A New Year, A New Goal!

I’m sure if you’ve been on the web very much at all you’ve seen ads and blog posts about making a new year’s resolution. I want to challenge you to ignore all of them. The definition of resolution is “a firm decision to do or not do something.”

While your intentions may be good, a simple decision isn’t going to have the motivation behind it to keep you going. That’s why you probably fail like the other 95% of people who never accomplish their new year’s resolution year after year. If you really want to accomplish something, I encourage you to follow these simple steps to a successful new year.

Take your resolution and turn it into a goal. 

A goal is much more specific than a resolution because a resolution is a decision, which is all well and good, but a goal has a specific aim or desired result.

Want more reasons to make a goal instead of a resolution?

There are several reasons on why you should make a goal over a resolution. As I said above, a goal will give you a specific aim or desired result. I need more motivation than just a decision. I need results. Those results should be your goals.

  • If I say I’ve made a decision to lose weight, it’s very easy for me to simply lose a few pounds and say I was successful, but if I really want to be intentional and smart about my goal, I would say, “I am going to lose 15 pounds in 3 months.” That would be considered a “smart” goal, more about that in a minute.

You could also use your goals to create more goals throughout the year. If you’re successful in losing those 15 pounds in 3 months, you could then add a new goal on top of the one you achieved.

  • Goal: Lose 15 pounds in 3 months – SUCCESS!
  • Next Goal: Get fit! Walk 1 mile every day for the next month, Run 1 mile every day the month after next.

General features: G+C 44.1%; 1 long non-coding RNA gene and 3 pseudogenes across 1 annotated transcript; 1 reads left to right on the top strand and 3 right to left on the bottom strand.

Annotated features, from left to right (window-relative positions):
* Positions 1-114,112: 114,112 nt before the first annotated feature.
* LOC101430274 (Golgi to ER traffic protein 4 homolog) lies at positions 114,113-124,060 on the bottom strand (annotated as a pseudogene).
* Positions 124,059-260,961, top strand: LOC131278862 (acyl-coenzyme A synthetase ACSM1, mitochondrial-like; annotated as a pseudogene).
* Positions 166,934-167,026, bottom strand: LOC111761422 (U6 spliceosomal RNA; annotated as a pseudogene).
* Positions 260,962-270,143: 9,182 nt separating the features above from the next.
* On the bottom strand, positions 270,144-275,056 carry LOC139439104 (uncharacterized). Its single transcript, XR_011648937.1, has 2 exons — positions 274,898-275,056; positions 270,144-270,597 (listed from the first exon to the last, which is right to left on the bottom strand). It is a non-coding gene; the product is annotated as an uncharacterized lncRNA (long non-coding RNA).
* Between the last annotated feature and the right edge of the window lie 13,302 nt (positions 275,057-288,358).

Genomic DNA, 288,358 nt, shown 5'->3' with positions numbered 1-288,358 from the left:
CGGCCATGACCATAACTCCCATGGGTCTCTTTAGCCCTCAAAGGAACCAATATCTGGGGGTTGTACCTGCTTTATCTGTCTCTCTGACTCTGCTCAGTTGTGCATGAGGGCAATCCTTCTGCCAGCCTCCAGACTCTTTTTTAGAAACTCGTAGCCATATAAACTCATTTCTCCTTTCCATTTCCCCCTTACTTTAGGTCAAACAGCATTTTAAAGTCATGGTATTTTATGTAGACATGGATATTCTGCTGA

This type of goal setting keeps you going, and doesn’t just allow you to succeed once a year but multiple times throughout the year, creating a much better year!

Write your goal down.

As the saying goes: “A goal not written down is only a dream.” If you are intentional and really want to be successful, writing down your goal is the only way to go. In fact, research shows if you write your goals down, you are 42% MORE likely to succeed in achieving them!

Make your goals “SMART” or “HARD.”

I wrote about these types of goals once before in the post: When was the last time you challenged yourself?

Here is what I have in regards to these two types of goals. Use either one, but I highly encourage you to use one when you’re writing your goals down. These will definitely help you achieve your goals more than just making a resolution.

 

S.M.A.R.T.

  • Specific: Clearly define your target or end result. Avoid being vague and instead think about the who, what, where, when, why and how of your goal.
  • Measurable: Think about the numbers associated with your goal. How will you measure success?
  • Action-oriented: Develop a plan of action in order to achieve your goal. Make it as specific as possible.
  • Realistic: Make sure your goal is possible and reachable. You can always make additional goals once you’ve reached your initial result.
  • Time-bound: Set a deadline to motivate yourself towards change

 

H.A.R.D.

  • Heartfelt: Develop deep-seated and heartfelt attachments to your goals on levels that are intrinsic, personal and extrinsic. Use these connections to naturally increase the motivational power you put behind making your goals happen.
  • Animated: Create goals that are so vividly alive in your mind that to not reach them would leave you wanting. Use visualization and imagery techniques to sear your goal firmly into your brain including perspective, size, color, shape, distinct parts, setting, background, lighting, emotions and movement.
  • Required:Give procrastination (which kills far too many goals) the boot. Convince yourself and others of the absolute necessity of your goals and make the future payoffs of your goals appear far more satisfying than what you can get today. This will make your HARD Goals look a whole lot more attractive and amp up your urgency to get going on them right now.
  • Difficult: Construct goals that are optimally challenging to tap into your own personal sweet spot of difficulty. Access past experiences to use them to position you for extraordinary performance. Identify your goal setting comfort zone and push past it in order to attain the stellar results you want.

 

So now that you’re changing your resolutions to goals. I’d love to hear about them! Shoot me an email or write in the comments below and make this the year you succeed!

 

Thank you and God bless!

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